The best way to soba up!

Ironically the night a friend threw a toga party, it snowed. My friends and I gleefully watched as it surreptitiously covered our cars in a foot of the white, fluffy stuff while we partied in our badly-tied bed sheets. At 1am I traipsed back to my apartment in my bed sheet and welly boots and had forgotten about the next morning’s event; soba making in Ikeda-cho. Soba is a popular type of Japanese noodles made from buckwheat flour and is famous in this area. Ikeda-cho is in the middle of nowhere. Snuggled in my bed I secretly hoped that the event would be postponed so I could sleep off the effects of the party. But, it wasn’t. So we drove into the snowy wilderness to make soba.


The small town of Ikeda is nestled in a low mountain range, east of Echizen and usually takes about an hour drive to get there from Fukui city, but on this day it took two. I’d been there before but it looked completely unrecognisable with a blanket of heavy snow. We drove past many elderly men and women who were shovelling buckets of snow from their driveways and gardens. Their wise, wrinkly faces looked liked they’d seen a lot worst weather than this. They seemed amused to see a convoy of wide-eyed foreigners driving through their little town.




Beautiful scenery but horrendous driving conditions.

This was an ALT event planned by someone whose JTE was also a Soba Master. This man was kind enough to show us the way to the soba-making centre, as the roads were indistinguishable from the rice fields! He had only been learning how to make soba for two years but he looked like he’d been doing it for much longer.

The ten of us who had signed up to the workshop were mostly first-years in Japan and hadn’t seen this amount of snow before nor had driven in it. Unlike in England where the snow settles for a few days and is thought of as a novelty, in Fukui the snow settles for two or three months! Here the novelty of the snow is lost on most people except for young children and ALTs who are still excited by the prospect of snowball fights, snowmen making and sledging!

When we finally arrived at the soba-making centre, we got to work straight away. The three Soba Masters who had part-time jobs or were volunteer staff at the centre, helped us all turn flour and water into tasty noodles. Here is the general process but not an exact recipe!

Step 1. Take a beautiful old bowl, a sieve and about a kilogram of buckwheat flour (3 parts buckwheat, 1 part plain flour),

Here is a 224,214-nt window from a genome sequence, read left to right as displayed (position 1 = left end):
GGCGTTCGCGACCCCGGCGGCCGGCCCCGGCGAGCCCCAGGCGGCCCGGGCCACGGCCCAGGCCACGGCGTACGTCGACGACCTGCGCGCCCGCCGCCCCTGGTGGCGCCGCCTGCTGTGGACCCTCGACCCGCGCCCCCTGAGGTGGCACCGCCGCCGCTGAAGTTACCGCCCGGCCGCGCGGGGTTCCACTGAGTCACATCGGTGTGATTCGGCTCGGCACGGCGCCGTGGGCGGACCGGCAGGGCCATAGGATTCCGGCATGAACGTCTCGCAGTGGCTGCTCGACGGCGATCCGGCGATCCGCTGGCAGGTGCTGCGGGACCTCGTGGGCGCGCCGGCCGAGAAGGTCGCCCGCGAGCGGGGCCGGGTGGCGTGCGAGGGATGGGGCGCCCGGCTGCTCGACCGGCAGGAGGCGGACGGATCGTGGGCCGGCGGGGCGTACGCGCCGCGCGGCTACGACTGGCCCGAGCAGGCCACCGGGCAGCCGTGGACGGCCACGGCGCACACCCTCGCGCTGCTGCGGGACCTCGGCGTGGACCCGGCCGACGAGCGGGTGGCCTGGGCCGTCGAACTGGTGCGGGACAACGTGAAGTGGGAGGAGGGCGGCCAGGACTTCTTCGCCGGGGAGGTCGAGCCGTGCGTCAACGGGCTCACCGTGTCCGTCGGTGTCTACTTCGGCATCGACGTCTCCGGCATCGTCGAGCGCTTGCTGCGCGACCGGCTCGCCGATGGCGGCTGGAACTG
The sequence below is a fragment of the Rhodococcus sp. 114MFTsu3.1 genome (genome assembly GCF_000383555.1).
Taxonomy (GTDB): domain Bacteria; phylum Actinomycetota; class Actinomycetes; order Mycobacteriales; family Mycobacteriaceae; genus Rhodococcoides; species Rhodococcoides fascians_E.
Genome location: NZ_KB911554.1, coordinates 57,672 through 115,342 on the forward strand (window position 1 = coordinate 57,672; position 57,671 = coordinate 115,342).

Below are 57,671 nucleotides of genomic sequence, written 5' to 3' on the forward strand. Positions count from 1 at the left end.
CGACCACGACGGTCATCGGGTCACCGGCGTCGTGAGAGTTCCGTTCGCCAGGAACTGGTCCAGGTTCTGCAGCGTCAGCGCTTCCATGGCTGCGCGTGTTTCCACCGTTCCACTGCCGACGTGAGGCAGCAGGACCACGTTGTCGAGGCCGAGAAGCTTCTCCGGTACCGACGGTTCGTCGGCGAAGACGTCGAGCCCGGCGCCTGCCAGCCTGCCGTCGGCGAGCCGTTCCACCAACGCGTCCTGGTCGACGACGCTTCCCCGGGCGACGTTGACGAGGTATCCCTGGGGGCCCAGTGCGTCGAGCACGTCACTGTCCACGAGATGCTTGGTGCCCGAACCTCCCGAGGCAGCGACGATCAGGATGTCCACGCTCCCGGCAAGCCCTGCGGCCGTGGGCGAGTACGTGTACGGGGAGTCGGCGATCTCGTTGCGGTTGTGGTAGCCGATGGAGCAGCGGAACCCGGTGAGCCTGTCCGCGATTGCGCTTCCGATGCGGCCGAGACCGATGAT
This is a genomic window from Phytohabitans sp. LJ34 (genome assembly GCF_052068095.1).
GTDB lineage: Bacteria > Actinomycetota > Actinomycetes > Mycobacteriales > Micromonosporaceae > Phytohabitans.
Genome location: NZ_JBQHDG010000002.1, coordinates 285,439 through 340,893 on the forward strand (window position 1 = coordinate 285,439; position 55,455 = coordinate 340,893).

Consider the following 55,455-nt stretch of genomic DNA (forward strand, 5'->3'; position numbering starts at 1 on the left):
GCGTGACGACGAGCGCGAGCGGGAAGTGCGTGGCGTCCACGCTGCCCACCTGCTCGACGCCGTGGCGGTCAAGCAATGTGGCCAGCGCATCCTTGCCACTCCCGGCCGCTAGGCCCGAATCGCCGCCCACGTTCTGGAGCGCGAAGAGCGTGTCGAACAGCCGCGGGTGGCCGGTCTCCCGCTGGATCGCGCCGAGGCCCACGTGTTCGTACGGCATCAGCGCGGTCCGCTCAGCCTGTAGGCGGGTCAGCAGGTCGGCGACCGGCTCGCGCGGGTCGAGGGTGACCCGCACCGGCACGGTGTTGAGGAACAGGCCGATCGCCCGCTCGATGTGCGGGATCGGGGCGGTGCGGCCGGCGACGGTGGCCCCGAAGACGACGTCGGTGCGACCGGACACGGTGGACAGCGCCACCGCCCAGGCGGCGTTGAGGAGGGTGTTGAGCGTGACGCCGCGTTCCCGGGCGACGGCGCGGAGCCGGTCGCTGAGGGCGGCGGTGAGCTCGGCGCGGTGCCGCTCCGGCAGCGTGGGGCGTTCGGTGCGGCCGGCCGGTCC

Step 2. Pour in about 300ml of water and mix it in with your fingers. Add about 150ml more water and continue to mix until it has a breadcrumb-like texture. IMG_0313Step 3. Draw the mixture into a ball and knead it, like you would clay. (My partner Laura had expert skills in this part.) Once thoroughly kneaded turn the ends of the dough inwards so it looks something like a flower.

IMG_0316Step 4. Take a metre long rolling pin and start thinning your dough out. Place your hands in the middle of the rolling pin and gently push them outwards as you roll over the rough. Keep turning the dough until you get a circle shape.


Step 5. Then for the tricky bit, wrap the dough around the rolling pin and roll it in one direction three times. Unwrap and see your dough is turning square shaped! Repeat until your dough is as square shaped as it can be.

IMG_0323Step 6. Fold your dough in four and flour each side before you overlay it.


Step 7. Then rest a cutting board on top of the folded layers and find a big knife! Tilt the knife slightly to push the board away and make a sharp precision with the knife. Repeat until you’re left with a board full of noodles!


Eat and enjoy! This dish is called oroshi soba and very popular in Japan. The soba are boiled for two minutes and then blanched in cold water. It is served with a thin dashi-stock and toped with daikon (grated radish), fish flakes and spring onion.


So did I like it? The subtly sweet taste of the stock, the sharp taste of the daikon and the strange texture of the fish flakes is a strange concoction. Next time, I’d pass on the daikon but everything else was delicious. It’s not my favourite dish but is definitely the most fun to make!

Here a few photos from the back seat of Tom’s car on our journey home.

The view from our table, a frozen pond and a watermill.



Thanks to Tom and Crystal for organising this super event and for getting us there and back safely!

One thought on “The best way to soba up!

  1. Pingback: 10 Things to do in Ikeda | Postcards from Fukui

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